After winning the Millennium Falcon from Lando Calrissian in their second-ever Sabacc standoff, Han Solo decided to go full Xzibit and pimp out his new ride with a few illicit upgrades that were certainly not approved by the Empire.
These upgrades are discussed in an upcoming book from Insight Editions that provides a detailed rundown of the modified Corellian Light Freighter, also know as the YT-1300. The Star Wars: Millennium Falcon: Owner's Workshop Manual, by Ryder Windham, Chris Reiff, and Chris Trevas, becomes available in late November, but we were able to smuggle a few exclusive page reveals off of Scarif before they were annihilated by the Death Star.
"When we started work on the book, it was well before the release of Solo so we went to Lucasfilm, went through the script, and sat down with the publishing department, the story group, and the Falcon team from Industrial Light & Magic," Reiff tells SYFY WIRE, adding that there are Easter eggs alluding to Star Wars Rebels and even the infamous Star Wars Holiday Special.
"It was important for all of us to be completely thorough and tell as much of the story of the ship as possible," Reiff explains, "so we talked through all the new additions to the ship and found ways to use and explain all the work and development that had been done."
Our first exclusive page discusses the Falcon's laser cannons, which were beefed up by Han himself. According to the manual, "Solo upgraded both cannons by adding enhanced power cyclers, high-volume gas-feeds, and custom modified laser actuators — with larger engergization crystals — for each cannon's barrel, effectively transforming the cannons into military-grade blasters. This highly illegal modification magnified the laser beam intensity so much that it could destroy a pursuing ship, such as an Imperial TIE fighter with a single hit."
Take a look at the cannon canon below...
The second exclusive page reveal centers around the specifications of Han's modified Falcon, as well as its floor plan. Like the aforementioned cannons, the ship's deflector shield generators are also military-grade. Among the floor plan list, you can find fresh-water tanks, a kitchen, subspace radio, secret compartments, and the iconic holographic game table.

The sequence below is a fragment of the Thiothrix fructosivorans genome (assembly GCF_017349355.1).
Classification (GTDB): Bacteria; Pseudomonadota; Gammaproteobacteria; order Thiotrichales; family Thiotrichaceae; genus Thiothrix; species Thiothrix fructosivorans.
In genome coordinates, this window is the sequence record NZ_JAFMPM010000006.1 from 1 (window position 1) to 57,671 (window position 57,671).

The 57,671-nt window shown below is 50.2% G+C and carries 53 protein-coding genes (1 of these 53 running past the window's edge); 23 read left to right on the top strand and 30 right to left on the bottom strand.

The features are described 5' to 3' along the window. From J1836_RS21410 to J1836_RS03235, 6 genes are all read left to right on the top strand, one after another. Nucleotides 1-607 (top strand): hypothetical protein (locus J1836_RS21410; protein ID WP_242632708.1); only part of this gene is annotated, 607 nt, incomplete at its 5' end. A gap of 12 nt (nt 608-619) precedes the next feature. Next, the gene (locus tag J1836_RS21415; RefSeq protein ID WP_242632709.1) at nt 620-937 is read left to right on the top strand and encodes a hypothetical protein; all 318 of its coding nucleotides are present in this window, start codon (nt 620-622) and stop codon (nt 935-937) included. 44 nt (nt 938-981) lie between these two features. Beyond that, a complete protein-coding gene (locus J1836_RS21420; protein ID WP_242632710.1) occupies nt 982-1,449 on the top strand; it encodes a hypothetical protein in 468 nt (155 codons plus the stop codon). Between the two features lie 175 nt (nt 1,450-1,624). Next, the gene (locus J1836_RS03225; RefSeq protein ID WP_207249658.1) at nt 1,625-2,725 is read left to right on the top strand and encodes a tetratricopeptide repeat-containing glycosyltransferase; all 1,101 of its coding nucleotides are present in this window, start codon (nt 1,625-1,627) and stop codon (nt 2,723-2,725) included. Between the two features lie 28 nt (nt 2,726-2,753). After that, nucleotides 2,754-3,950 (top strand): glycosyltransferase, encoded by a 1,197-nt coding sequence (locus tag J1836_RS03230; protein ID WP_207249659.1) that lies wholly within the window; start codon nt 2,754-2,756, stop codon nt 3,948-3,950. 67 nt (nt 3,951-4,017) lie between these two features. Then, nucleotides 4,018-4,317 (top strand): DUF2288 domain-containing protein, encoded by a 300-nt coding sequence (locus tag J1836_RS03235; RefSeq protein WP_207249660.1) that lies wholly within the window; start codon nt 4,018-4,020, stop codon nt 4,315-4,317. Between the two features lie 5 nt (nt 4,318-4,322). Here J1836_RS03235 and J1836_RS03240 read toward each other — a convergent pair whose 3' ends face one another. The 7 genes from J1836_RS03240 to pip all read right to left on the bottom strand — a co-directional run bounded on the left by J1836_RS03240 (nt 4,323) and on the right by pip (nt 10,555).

"I started by examining all the set blueprints from Solo and the new 3D models from Industrial Light & Magic," Trevas says. "The Falcon’s interior doesn’t actually fit within the shape of the exterior, so it takes a lot of adjusting and a few tricks to make it work. Luckily, we already had the floor plan drawn for the first edition of the book, so we just had to update and redesign the back end of the ship to align with what we see in the new movie. Sometimes, we look[ed] at vintage aircraft manuals for designing things like fuel flow diagrams and engine cutaways. Even though it’s technology from another galaxy, we still want it to feel like it could work."
Take a look for yourself:
"I'd like to think that anyone who reads the book will see that the artists and I put a lot of effort into it, but another part of me hopes that Star Wars fans don't even consider that effort," Windham says. "I hope they just enjoy all the information and images. We produced the book as an 'in-universe' Star Wars book, so if fans feel as if they're reading a manual that they bought at a starship repair shop at Mos Eisley Spaceport, that would be very gratifying."
Star Wars: Millennium Falcon: Owner's Workshop Manual goes on sale everywhere Nov. 27.